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You are here : 3-RX.com > Medical Encyclopedia > Diseases and Conditions > Non-Hodgkin's Lymphoma: Treatment & Monitoring
      Category : Health Centers > Cancers and Tumors

Non-Hodgkin's Lymphoma

Non-Hodgkin's Lymphoma | Symptoms & Signs | Diagnosis & Tests | Prevention & Expectations | Treatment & Monitoring

What are the treatments for the disease?

Lymphoma tends to be a total-body or systemic disease. So chemotherapy is the mainstay of treatment. The exact medicines, doses, duration of treatment, and combination with radiation therapy depend on the type of lymphoma.

High-grade lymphomas are treated with intensive high-dose intravenous (IV) chemotherapy. This approach is sometimes used for intermediate-grade lymphomas, too. Methotrexate, vincristine, vinblastine, etoposide (VP-16), and many other medicines are used. They are given in cycles for several weeks to several months. People are usually treated as outpatients unless other medical problems arise.

Low-grade lymphomas are treated when problems occur. The problems usually result from long-term treatment with immune therapy or low-dose chemotherapy medicines, such as cladribine (2-cda) or fludarabine. It's not known for sure whether this disease can be cured with medical treatment. The problem has been that the disease recurs after treatment, and the recurrence is harder to treat. Lymphoma may need to be treated with high-dose chemotherapy, total-body or total-lymph node radiation, and bone marrow transplantation.

Surgery is sometimes needed, but it is not considered a cure. Surgery can relieve problems caused by lymphoma. These include bowel obstruction, blocked blood vessels, and spinal cord compression.

Radiation therapy is used to ease symptoms and as a potential cure. Early-stage lymphoma limited to one lymph node area can sometimes be cured with radiation alone. But radiation therapy alone does not work well on more advanced lymphomas. Radiation therapy is also used to shrink bothersome lymph nodes or other masses.

Immune therapy is giving a person manufactured proteins and other substances often made by a normal immune system. It's a new and evolving kind of treatment. Interferons, interleukins, monoclonal antibodies, immune toxins, or radiolabeled immune proteins may be given.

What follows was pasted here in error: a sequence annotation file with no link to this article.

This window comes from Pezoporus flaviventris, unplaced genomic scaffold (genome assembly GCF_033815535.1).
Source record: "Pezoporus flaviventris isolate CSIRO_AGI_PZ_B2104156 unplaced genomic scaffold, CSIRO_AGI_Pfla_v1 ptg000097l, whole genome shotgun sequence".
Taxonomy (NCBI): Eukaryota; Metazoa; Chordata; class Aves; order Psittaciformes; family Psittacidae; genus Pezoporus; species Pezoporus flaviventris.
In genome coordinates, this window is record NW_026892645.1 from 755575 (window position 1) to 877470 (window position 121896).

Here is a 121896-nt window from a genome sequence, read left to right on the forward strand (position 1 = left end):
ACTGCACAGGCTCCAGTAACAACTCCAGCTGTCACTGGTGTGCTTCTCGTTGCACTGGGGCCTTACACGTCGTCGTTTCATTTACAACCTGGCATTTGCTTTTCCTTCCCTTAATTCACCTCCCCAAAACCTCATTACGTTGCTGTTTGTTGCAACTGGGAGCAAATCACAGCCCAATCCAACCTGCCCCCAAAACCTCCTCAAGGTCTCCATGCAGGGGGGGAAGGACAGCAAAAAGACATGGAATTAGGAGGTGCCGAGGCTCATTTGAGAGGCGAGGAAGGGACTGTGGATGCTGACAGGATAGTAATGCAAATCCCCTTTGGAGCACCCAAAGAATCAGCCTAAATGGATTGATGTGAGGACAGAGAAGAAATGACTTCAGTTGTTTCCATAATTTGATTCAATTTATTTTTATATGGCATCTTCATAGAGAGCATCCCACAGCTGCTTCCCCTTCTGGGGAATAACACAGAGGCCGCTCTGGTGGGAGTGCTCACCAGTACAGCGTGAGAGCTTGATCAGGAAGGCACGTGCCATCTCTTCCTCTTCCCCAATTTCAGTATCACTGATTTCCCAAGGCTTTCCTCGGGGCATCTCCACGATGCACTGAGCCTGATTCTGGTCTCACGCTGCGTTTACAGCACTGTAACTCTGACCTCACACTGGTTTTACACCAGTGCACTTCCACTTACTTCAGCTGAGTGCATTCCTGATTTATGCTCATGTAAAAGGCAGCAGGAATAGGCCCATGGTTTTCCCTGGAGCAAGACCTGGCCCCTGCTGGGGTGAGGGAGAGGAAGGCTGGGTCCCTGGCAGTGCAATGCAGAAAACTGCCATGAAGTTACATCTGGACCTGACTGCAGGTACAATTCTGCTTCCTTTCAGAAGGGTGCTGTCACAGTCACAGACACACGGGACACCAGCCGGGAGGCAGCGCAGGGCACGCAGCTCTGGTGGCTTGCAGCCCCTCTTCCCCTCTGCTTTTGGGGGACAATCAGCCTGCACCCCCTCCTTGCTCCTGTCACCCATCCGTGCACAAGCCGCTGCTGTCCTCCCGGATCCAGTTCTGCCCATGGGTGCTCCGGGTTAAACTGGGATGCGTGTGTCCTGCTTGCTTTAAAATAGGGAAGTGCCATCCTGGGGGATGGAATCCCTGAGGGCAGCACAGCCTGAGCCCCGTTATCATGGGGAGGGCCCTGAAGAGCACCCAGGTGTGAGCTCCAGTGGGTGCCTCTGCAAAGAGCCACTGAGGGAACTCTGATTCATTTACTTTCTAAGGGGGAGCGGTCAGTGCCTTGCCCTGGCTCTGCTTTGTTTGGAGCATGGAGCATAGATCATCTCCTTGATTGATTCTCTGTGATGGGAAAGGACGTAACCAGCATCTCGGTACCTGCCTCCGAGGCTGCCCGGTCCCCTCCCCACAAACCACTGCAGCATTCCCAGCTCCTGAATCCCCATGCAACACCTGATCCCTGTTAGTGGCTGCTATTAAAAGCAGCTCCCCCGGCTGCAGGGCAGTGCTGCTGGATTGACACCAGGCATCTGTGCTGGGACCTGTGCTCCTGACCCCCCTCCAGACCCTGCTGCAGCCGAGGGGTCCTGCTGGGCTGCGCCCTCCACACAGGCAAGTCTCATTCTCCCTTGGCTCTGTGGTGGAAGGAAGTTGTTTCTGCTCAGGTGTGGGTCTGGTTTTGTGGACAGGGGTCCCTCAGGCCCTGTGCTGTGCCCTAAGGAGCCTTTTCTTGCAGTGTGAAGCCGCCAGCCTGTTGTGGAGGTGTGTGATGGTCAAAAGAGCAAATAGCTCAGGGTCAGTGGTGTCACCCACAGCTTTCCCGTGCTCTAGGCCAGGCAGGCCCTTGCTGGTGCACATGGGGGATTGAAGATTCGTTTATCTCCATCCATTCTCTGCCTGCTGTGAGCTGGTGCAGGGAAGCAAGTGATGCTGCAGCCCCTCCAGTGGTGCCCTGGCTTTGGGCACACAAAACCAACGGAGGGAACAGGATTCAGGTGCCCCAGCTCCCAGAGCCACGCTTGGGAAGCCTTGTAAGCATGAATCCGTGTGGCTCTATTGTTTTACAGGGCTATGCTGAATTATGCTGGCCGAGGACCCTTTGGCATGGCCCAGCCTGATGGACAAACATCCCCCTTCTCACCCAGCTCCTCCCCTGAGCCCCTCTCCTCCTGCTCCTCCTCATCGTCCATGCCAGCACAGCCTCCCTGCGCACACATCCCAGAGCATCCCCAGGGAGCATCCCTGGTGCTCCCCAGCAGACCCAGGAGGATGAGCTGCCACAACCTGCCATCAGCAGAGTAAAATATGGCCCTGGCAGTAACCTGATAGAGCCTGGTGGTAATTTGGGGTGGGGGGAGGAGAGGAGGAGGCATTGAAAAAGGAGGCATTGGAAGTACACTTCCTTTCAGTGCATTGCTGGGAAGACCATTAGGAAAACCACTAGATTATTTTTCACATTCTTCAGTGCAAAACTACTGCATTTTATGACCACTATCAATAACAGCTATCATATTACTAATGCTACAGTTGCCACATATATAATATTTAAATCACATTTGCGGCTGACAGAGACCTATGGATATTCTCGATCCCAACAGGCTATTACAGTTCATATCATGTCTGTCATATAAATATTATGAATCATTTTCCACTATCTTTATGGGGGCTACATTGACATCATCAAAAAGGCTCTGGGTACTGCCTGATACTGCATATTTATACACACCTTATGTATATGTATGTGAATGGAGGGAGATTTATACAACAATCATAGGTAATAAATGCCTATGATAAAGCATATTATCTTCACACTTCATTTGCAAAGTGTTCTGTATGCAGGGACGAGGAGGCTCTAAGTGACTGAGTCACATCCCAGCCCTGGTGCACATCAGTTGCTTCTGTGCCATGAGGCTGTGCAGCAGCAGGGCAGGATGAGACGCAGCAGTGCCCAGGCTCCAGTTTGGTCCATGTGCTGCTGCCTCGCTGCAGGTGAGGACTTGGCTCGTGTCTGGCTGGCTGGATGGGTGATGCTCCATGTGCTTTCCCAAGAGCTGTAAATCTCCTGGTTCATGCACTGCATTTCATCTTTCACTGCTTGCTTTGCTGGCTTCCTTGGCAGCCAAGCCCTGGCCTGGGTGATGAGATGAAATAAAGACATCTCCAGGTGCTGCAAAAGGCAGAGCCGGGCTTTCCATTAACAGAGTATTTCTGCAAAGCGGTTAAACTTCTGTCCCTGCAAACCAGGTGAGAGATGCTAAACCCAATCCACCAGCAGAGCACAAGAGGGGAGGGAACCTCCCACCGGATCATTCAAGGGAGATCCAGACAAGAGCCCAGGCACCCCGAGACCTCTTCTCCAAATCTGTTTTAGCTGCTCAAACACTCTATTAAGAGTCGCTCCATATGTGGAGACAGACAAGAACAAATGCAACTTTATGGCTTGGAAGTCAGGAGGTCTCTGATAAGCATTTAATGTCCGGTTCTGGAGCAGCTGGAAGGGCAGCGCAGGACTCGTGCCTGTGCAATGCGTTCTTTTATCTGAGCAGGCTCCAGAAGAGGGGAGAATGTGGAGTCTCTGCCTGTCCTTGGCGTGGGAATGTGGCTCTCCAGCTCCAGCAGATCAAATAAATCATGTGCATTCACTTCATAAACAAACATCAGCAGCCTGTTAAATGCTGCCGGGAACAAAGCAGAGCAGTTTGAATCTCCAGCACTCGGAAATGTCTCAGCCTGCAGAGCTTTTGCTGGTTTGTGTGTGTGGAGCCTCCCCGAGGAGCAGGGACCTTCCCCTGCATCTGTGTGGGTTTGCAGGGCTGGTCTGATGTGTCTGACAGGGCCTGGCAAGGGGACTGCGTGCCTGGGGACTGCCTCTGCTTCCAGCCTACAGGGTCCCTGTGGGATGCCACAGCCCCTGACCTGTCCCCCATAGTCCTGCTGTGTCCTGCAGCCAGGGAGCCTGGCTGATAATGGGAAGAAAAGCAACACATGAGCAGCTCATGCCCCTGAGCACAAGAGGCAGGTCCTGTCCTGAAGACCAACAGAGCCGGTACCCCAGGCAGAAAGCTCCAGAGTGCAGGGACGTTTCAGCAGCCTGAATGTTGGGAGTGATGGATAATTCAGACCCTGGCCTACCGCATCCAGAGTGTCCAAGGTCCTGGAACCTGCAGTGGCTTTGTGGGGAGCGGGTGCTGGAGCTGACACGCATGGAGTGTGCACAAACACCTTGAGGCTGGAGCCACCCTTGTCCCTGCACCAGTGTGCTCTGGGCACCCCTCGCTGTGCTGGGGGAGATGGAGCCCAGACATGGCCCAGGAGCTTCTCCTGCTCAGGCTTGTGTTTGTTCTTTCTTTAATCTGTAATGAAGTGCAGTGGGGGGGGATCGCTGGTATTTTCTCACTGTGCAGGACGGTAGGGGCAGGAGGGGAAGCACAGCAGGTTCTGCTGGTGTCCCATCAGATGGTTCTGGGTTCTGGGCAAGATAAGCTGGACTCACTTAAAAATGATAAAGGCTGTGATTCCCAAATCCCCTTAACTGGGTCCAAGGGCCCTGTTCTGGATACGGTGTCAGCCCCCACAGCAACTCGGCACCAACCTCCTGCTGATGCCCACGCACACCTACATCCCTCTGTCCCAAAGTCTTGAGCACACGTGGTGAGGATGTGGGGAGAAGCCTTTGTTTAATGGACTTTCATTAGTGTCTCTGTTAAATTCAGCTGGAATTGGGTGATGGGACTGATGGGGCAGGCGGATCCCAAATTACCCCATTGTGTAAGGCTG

What are the side effects of the treatments?

Chemotherapy can cause:

  • abnormal bleeding
  • fatigue
  • hair loss
  • an increased chance of needing blood transfusions
  • lowered blood counts
  • mouth and lip sores
  • nausea and vomiting
  • a risk of infections
  • stomach upset
  • Radiation therapy can cause:

  • irritation of the esophagus or intestines
  • lymphedema, which occurs when a fluid called lymph builds up and causes swelling of an extremity
  • nausea and vomiting
  • a risk for other cancers
  • skin burning
  • temporarily lowered blood counts
  • These treatments also can cause damage to:

  • the bone marrow
  • the heart
  • the kidneys
  • the liver
  • the lungs
  • peripheral nerves
  • A combination of radiation and chemotherapy can increase the severity of side effects.

    High-dose chemotherapy and bone marrow transplantation are highly toxic and risky treatments. Sometimes the transplanted immune system attacks the person's normal cells and tissue. There can be mild problems with skin rash and diarrhea. There can also be major organ failure, causing death.

    What happens after treatment for the disease?

    Some low-grade lymphomas are treated only to lessen the symptoms. Treatment is stopped when the benefits do not outweigh the side effects. Some people may need to be treated periodically. Other lymphomas are considered curable. Some high-grade lymphomas have a 60% to 80% cure rate.

    How is the disease monitored?

    Hodgkin's disease sometimes recurs. For this reason, the healthcare provider will monitor a person for several years by doing:

  • bone scans
  • bone marrow biopsies
  • CT scans
  • chemistry blood tests
  • complete blood counts
  • physical exams
  • X-rays
  • Any new or worsening symptoms should be reported to the healthcare provider.

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    Non-Hodgkin's Lymphoma: Prevention & Expectations


    Author: Thomas Fisher, MD
    Reviewer: Eileen McLaughlin, RN, BSN
    Date Reviewed: 07/31/01

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